Tourette’s Syndrome and Obsessive-Compulsive Disorder (OCD) often co-occur in children, teens, and young adults. While they have different characteristics and diagnostic criteria, they share some commonalities in terms of symptoms and underlying neurobiology.
Tourette’s Syndrome is a neurobehavioral disorder characterized by repetitive, involuntary movements and vocalizations known as tics. These tics can range from simple, like eye blinking or throat clearing, to complex, such as jumping or uttering words or phrases. The onset of Tourette’s typically occurs in childhood and its severity can wax and wane over time.
The Connection with OCD
Obsessive-Compulsive Disorder (OCD), on the other hand, is characterized by intrusive, distressing thoughts (obsessions) and repetitive behaviors or mental acts (compulsions) performed in an attempt to alleviate anxiety or prevent a feared event from occurring. While OCD and Tourette’s are distinct diagnoses, they share a notable overlap. Research suggests that 30-60% of individuals with Tourette’s also experience symptoms of OCD.
The term “Tourettic OCD” captures the gray area that exists between Tourette’s and OCD. More specifically, this condition is characterized by actions that look like compulsive behaviors, such as repeating a certain movement over and over until it feels “just right”, evening up, or touching things a certain number of times. These compulsive behaviors are driven by an internal physiological sensation – a tension or urge – rather than a specific feared outcome, making their function similar to those of tics.
Tourette’s, OCD, and ADHD
Studies have also shown that there is a higher likelihood of individuals with Tourette’s and OCD having attention-deficit/hyperactivity disorder (ADHD) compared to the general population. ADHD not only adds complexity to the diagnostic picture, but it can also make symptom management more challenging. Stimulant medications, which are commonly used to treat ADHD, can exacerbate tics. Some individuals with comorbid ADHD and Tourette’s may be able to tolerate stimulants without a significant increase in tic severity. Additionally, there are some alternative non-stimulant medications that can be used to treat ADHD in individuals with Tourette’s.
Treatment and Management Strategies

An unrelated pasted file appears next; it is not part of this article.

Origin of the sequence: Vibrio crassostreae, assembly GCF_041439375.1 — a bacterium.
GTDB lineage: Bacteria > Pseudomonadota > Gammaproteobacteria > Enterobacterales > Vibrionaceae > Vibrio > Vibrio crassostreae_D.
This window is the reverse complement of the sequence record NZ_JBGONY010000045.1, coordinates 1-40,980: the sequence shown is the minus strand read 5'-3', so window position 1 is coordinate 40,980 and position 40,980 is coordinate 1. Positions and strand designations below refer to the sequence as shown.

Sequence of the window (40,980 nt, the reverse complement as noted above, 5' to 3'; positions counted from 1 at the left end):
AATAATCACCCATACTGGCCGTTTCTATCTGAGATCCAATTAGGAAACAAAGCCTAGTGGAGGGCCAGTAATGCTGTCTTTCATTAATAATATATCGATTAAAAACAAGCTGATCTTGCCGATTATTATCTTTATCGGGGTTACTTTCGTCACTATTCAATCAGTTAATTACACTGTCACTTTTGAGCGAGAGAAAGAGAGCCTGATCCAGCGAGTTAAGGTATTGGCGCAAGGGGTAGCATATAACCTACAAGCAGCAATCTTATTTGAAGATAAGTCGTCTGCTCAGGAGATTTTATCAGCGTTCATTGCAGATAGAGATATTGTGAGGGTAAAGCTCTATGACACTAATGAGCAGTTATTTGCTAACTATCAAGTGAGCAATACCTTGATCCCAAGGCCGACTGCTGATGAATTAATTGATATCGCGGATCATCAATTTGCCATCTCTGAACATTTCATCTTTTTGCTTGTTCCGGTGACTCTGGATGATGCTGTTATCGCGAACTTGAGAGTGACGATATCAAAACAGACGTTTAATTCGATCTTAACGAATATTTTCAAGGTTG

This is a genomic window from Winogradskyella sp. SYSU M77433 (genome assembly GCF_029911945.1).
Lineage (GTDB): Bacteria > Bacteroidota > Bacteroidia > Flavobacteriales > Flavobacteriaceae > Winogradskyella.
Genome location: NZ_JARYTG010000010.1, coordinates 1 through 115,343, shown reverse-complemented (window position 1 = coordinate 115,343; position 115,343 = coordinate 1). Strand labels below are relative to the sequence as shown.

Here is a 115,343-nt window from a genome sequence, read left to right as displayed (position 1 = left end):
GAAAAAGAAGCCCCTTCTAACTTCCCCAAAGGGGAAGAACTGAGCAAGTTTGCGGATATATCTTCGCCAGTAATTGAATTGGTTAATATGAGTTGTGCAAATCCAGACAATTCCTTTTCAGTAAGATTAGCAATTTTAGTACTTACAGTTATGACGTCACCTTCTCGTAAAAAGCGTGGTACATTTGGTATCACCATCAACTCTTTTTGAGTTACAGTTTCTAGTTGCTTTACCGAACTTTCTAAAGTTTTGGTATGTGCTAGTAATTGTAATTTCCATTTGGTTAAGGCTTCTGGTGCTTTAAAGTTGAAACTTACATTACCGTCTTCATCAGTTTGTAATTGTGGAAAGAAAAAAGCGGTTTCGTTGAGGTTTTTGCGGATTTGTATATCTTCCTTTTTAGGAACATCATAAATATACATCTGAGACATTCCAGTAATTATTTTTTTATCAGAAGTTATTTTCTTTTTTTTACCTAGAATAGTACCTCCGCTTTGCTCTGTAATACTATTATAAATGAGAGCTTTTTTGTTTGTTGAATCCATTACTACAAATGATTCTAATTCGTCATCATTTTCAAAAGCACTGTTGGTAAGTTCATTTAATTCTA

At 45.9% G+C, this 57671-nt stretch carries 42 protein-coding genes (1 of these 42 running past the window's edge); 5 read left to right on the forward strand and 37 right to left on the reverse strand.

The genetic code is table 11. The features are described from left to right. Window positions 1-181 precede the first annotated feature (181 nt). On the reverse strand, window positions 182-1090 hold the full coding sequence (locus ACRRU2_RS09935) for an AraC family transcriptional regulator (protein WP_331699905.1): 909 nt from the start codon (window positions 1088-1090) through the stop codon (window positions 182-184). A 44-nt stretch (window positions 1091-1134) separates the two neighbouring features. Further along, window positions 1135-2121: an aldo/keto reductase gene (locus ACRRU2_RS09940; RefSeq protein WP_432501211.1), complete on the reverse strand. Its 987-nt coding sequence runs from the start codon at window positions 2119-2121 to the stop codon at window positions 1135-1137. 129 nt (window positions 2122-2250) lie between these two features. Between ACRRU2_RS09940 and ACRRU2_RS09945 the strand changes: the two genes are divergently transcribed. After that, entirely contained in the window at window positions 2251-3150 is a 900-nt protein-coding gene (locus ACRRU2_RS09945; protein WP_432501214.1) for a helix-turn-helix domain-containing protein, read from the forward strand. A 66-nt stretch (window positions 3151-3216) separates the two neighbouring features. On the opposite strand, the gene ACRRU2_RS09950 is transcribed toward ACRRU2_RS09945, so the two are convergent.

While managing co-occurring Tourette’s and OCD can be complex, a comprehensive approach that addresses both conditions is essential. Below are treatments and strategies that can be effective in managing Tourette’s and OCD:
1. Exposure and Response Prevention (ERP): ERP is a specialized form of cognitive behavioral therapy (CBT) that is particularly effective in treating OCD. It involves exposing individuals to their feared situations or thoughts and then preventing them from engaging in their typical compulsive responses.
2. Habit Reversal Therapy (HRT): HRT is an effective treatment to reduce tics and other repetitive behaviors (such as skin picking and hair pulling). At its core, HRT helps people reduce unwanted repetitive behaviors by becoming aware of cues that indicate the behavior is about to happen and learning to replace them with incompatible behaviors.
3. Medication Management: In some cases, medication may be recommended to alleviate symptoms. Selective serotonin reuptake inhibitors (SSRIs) are commonly prescribed for OCD, and in severe cases, atypical antipsychotic medications may be considered for managing tics.
4. Distress Tolerance Stills: If compulsions or tics are driven by sensory or not-just-right feelings, including distress tolerance skills into treatment can be helpful.
How Parents Can Help
1. Reducing Accommodation: It is very common for parents to get inadvertently pulled into the OCD cycle. Children with OCD often have rituals that involve parents, such as having to say goodnight in the exact same way every night. We call these behaviors family accommodation – things that parents do (or refrain from doing) in order to reduce their child’s anxiety in the moment. Even though they may seem to give your child some relief in the moment, they actually make OCD worse in the long run.
2. Shifting Attention: Parental attention has a powerful influence on child behavior. Specifically, any behavior that gets attention from parents – positive or negative – is likely to happen again. Therefore, we encourage parents to avoid reacting to or drawing attention to tics as well as compulsions; rather, focus on your child’s strengths and accomplishments.
3. Validating the Emotion: We also recommend validating your child’s emotional experience, while not drawing attention to or accommodating the behavior. Letting them know that you get how they’re feeling can be powerful for a child. It is helpful to use language like, “It makes sense that this feels uncomfortable for you,” or “This feels really scary for you right now.”
Therapist Supervisor, Ph.D.
Courtney Villere is a therapist supervisor at InStride Health with a Ph.D. in Clinical Psychology from Boston University. Courtney has extensive training and expertise in treating OCD, anxiety, and related disorders. She has worked in inpatient, outpatient, and partial-day hospitalization settings with children, adolescents, and young adults. Courtney is passionate about supervising therapists and helping individuals with anxiety and OCD reclaim their lives. Courtney enjoys running, playing guitar, and going on road trips
with her husband and two children.
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